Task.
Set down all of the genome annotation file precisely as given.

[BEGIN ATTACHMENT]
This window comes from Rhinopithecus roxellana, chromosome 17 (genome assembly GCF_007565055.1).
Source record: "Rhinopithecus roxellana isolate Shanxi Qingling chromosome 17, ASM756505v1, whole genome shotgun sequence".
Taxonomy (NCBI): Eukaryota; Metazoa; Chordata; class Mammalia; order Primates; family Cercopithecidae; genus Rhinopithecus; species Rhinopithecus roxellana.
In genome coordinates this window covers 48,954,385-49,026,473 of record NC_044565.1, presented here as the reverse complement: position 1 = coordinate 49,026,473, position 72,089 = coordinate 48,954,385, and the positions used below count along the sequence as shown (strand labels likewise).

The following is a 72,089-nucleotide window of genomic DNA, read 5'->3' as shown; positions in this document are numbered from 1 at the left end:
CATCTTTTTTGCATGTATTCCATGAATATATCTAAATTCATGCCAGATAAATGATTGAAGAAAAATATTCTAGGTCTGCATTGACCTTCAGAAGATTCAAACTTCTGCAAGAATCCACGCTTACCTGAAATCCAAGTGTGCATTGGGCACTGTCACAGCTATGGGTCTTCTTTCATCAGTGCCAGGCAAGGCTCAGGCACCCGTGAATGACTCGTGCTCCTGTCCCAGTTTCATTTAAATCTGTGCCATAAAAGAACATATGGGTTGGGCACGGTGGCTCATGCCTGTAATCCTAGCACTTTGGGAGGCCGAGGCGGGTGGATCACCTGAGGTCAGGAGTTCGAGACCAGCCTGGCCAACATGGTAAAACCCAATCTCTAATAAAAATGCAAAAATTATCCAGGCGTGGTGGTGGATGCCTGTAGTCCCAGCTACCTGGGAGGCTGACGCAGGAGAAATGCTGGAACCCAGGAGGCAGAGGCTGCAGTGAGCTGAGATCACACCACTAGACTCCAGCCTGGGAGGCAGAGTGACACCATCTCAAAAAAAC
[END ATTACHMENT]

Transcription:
This window comes from Rhinopithecus roxellana, chromosome 17 (genome assembly GCF_007565055.1).
Source record: "Rhinopithecus roxellana isolate Shanxi Qingling chromosome 17, ASM756505v1, whole genome shotgun sequence".
Taxonomy (NCBI): Eukaryota; Metazoa; Chordata; class Mammalia; order Primates; family Cercopithecidae; genus Rhinopithecus; species Rhinopithecus roxellana.
In genome coordinates this window covers 48,954,385-49,026,473 of record NC_044565.1, presented here as the reverse complement: position 1 = coordinate 49,026,473, position 72,089 = coordinate 48,954,385, and the positions used below count along the sequence as shown (strand labels likewise).

The following is a 72,089-nucleotide window of genomic DNA, read 5'->3' as shown; positions in this document are numbered from 1 at the left end:
CATCTTTTTTGCATGTATTCCATGAATATATCTAAATTCATGCCAGATAAATGATTGAAGAAAAATATTCTAGGTCTGCATTGACCTTCAGAAGATTCAAACTTCTGCAAGAATCCACGCTTACCTGAAATCCAAGTGTGCATTGGGCACTGTCACAGCTATGGGTCTTCTTTCATCAGTGCCAGGCAAGGCTCAGGCACCCGTGAATGACTCGTGCTCCTGTCCCAGTTTCATTTAAATCTGTGCCATAAAAGAACATATGGGTTGGGCACGGTGGCTCATGCCTGTAATCCTAGCACTTTGGGAGGCCGAGGCGGGTGGATCACCTGAGGTCAGGAGTTCGAGACCAGCCTGGCCAACATGGTAAAACCCAATCTCTAATAAAAATGCAAAAATTATCCAGGCGTGGTGGTGGATGCCTGTAGTCCCAGCTACCTGGGAGGCTGACGCAGGAGAAATGCTGGAACCCAGGAGGCAGAGGCTGCAGTGAGCTGAGATCACACCACTAGACTCCAGCCTGGGAGGCAGAGTGACACCATCTCAAAAAAAC